Shell Built-In Commands


A built-in is a command provided by the shell itself, not a program stored somewhere in the path.

Bash’s man page uses the spelling bultin. Zsh man page seems to use a mix of built-in and builtin. The POSIX spec for the Shell Command Language seems to strictly use built-in to describe shell built-in commands (“builtin” is mentioned once as a reserved name; see below). Let’s attempt to consistently use POSIX spelling built-in in our text.

POSIX builtin reserved word

The POSIX spec does not define a built-in command called builtin, but makes it a “reserved word”. Note, especially, this line:

If the command name matches the name of a utility listed in the following table, the results are unspecified."
— posix spec

OpenGroup POSIX Spec, “reserved words”.

Shells implementation of builtin

Shells have implemented that utility called builtin (builtin here is the actual name of the command) for their (the shell’s) specific purposes. For example, in Bash:

$ help builtin
builtin: builtin [shell-builtin [arg ...]]
    Execute shell builtins.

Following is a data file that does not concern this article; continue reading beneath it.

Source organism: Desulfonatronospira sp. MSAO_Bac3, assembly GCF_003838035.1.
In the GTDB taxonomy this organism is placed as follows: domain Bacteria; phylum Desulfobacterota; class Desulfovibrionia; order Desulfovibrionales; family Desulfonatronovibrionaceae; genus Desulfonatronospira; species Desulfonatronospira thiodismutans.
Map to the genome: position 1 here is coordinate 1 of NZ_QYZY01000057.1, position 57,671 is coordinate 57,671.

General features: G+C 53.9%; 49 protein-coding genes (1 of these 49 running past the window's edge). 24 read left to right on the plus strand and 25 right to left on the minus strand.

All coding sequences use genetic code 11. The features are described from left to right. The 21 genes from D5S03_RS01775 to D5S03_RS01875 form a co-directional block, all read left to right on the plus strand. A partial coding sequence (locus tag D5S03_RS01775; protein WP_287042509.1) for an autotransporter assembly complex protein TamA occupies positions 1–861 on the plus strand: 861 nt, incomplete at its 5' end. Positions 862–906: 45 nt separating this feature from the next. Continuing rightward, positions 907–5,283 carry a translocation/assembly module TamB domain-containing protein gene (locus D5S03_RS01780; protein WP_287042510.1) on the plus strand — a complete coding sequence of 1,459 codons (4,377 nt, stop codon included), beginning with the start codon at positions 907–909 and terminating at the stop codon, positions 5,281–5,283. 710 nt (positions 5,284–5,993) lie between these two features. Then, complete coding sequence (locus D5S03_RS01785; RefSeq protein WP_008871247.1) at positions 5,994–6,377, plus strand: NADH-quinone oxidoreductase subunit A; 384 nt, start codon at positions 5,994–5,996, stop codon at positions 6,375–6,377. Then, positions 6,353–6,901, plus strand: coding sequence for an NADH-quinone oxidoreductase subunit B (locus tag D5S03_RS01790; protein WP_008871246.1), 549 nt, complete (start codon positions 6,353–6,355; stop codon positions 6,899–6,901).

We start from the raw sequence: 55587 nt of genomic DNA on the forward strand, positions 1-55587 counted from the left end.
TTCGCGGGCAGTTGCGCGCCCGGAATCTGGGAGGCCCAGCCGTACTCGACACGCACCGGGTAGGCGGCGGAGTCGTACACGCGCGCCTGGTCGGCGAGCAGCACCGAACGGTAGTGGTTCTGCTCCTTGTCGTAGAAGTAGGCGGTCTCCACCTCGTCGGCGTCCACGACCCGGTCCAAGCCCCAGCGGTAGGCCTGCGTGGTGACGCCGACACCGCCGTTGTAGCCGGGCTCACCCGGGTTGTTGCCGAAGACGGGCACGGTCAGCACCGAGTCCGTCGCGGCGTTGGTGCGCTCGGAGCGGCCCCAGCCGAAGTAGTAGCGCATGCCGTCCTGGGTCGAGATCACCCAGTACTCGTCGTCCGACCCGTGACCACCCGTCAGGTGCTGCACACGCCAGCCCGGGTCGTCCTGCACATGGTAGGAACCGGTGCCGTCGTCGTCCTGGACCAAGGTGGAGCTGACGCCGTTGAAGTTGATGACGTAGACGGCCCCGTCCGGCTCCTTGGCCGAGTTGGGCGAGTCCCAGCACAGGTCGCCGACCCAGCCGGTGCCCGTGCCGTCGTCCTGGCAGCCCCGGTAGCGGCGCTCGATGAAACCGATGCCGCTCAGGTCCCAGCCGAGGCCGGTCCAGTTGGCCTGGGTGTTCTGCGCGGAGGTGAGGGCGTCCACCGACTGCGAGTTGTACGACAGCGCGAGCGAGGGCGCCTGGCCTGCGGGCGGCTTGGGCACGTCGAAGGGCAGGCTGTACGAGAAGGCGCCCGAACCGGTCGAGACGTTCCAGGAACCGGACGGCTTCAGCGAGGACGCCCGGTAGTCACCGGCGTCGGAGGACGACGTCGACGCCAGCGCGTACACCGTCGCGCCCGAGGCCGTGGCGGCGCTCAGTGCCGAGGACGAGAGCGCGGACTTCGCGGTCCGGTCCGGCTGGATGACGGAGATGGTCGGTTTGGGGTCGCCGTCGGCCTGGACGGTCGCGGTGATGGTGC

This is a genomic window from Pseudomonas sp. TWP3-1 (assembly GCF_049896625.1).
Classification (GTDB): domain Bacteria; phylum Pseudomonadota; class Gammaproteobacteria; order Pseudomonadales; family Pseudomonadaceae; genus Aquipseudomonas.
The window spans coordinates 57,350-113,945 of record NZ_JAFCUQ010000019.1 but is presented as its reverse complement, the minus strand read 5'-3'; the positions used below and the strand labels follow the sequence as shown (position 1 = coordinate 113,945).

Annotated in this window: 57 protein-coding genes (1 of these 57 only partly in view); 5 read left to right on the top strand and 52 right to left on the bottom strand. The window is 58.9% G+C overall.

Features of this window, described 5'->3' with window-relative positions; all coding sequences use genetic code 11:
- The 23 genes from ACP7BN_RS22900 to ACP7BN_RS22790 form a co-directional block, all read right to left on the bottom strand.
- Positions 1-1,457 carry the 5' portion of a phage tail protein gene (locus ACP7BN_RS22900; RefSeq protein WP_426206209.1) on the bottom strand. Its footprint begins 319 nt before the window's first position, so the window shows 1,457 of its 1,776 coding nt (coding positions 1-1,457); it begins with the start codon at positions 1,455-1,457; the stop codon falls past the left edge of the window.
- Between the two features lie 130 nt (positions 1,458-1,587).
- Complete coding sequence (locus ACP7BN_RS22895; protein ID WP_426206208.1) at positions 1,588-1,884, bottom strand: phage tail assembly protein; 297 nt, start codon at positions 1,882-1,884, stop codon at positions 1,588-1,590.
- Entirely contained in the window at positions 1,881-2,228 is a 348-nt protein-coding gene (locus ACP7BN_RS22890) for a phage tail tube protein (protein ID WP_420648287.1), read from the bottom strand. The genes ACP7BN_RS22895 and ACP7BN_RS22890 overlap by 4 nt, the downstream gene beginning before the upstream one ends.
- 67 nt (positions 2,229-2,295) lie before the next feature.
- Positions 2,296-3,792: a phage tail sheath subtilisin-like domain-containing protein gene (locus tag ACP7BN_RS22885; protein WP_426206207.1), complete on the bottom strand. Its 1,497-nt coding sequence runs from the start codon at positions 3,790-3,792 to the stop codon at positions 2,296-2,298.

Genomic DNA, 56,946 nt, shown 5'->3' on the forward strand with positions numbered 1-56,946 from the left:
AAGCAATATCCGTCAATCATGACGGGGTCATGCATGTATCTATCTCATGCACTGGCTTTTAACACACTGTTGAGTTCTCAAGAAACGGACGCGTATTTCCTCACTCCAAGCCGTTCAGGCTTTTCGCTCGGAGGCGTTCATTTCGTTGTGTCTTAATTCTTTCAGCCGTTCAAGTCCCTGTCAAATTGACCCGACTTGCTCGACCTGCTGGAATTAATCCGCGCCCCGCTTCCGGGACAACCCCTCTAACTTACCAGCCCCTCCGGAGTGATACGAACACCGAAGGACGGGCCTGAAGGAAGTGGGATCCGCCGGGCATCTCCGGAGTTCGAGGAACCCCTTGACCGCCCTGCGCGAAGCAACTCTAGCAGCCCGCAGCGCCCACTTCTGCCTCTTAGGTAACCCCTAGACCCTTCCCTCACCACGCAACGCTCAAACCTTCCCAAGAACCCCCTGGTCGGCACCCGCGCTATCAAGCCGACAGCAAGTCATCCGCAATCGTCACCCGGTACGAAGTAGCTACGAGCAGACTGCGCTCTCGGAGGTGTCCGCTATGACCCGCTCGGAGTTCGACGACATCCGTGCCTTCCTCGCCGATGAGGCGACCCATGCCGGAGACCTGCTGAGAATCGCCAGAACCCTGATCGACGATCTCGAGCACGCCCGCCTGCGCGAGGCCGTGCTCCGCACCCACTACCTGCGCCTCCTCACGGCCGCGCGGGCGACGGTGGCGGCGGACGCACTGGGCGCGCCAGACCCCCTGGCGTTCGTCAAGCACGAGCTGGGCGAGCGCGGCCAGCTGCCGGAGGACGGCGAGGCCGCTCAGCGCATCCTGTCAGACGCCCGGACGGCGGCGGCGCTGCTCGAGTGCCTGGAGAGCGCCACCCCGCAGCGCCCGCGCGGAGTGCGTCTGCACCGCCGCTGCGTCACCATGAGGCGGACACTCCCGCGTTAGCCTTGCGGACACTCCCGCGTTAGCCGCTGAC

Execute SHELL-BUILTIN with arguments ARGs without performing command
    lookup.  This is useful when you wish to re-implement a shell builtin
    as a shell function, but need to execute the builtin within the function.

    Exit Status:
    Returns the exit status of SHELL-BUILTIN, or false if SHELL-BUILTIN is
    not a shell builtin.

One such use case is with cd. We may find it useful to have a function cd that when executed first does some other thing, like checking for the existence and reading an .env file in the cd`ed directory, and then actually invoking the builtin `cd to that directory. Something like:

# Read .env.txt (if it exists) when changing to a directory.
cd () {
  builtin cd "$@"

  if [[ -f ./.env.txt ]]
    cat .env.txt

We could use this approach to read .nvmrc, .rvmrc, or any other project-related setup file for whatever language, library or framework we may be working with.